Great when there are other light sources in the room, for example: lamps, windows, garlands, etc. And on the street, it can be gaps in the trees, light between houses, and so on.
Double exposure is available on many modern cameras. Or it is possible to “glue” the pictures in the editor.
Do not forget that for such shots you need a contrast where the main characters are (4 and 5 photos).
5. Adding Flares in Photoshop
I like to create light less in Photoshop, but sometimes I can’t do without it.
The first way is when we use presets (with glare or bokeh) downloaded from the Internet and apply them through lightening modes (for example, “screen”)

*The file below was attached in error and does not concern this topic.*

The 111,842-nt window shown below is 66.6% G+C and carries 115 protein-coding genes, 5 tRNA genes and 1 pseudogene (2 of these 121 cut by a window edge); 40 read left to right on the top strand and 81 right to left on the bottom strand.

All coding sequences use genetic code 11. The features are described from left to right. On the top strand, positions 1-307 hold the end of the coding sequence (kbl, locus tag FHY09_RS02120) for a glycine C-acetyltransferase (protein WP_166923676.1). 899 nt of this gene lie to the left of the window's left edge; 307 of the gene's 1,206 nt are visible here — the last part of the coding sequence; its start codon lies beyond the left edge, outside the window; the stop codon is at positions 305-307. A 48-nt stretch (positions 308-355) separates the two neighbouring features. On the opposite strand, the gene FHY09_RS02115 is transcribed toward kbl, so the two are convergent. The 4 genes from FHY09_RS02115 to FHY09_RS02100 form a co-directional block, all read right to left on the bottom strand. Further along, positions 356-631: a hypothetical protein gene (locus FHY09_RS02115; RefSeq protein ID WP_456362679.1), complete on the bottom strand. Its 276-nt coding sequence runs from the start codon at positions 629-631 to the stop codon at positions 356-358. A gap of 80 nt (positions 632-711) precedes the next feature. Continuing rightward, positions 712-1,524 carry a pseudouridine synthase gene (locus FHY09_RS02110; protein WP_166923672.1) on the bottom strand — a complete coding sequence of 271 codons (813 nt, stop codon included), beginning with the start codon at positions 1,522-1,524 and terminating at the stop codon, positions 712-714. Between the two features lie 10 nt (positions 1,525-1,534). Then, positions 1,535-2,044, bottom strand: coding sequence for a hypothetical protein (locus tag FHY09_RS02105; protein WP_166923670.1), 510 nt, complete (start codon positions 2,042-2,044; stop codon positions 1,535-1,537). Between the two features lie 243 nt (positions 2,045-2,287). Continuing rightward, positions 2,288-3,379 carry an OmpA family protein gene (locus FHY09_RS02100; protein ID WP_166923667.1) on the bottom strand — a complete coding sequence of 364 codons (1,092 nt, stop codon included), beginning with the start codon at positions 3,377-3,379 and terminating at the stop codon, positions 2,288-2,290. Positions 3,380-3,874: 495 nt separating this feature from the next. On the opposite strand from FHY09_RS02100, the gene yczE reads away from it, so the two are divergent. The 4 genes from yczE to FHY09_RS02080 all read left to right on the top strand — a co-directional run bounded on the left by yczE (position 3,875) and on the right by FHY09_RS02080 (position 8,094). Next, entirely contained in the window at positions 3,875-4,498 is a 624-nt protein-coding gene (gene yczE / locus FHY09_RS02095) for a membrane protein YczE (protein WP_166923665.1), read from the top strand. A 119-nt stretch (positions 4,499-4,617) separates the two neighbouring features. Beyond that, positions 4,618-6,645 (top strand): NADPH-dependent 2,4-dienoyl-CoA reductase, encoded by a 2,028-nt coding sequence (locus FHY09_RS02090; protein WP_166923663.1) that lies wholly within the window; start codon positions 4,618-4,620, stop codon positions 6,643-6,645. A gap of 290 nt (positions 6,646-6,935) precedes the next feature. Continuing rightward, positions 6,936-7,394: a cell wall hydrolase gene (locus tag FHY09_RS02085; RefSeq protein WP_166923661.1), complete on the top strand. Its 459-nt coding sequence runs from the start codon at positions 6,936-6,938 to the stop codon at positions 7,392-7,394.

You can use even a small resolution of the source with a glare, and erase the effect in places where it is not needed (1-5 frames).
The second method is created from gradients, and I use it more often. Be sure to use backlit footage, otherwise the effect will be too unrealistic.
I use white more often, but warm and cold highlights are also appropriate. (6-8 frames)
There are many ways to create an unusual photo. The main thing is not to be afraid of experiments, turn on your imagination and you will succeed.
Thanks for reading to the end. I would be happy to answer any questions or comments.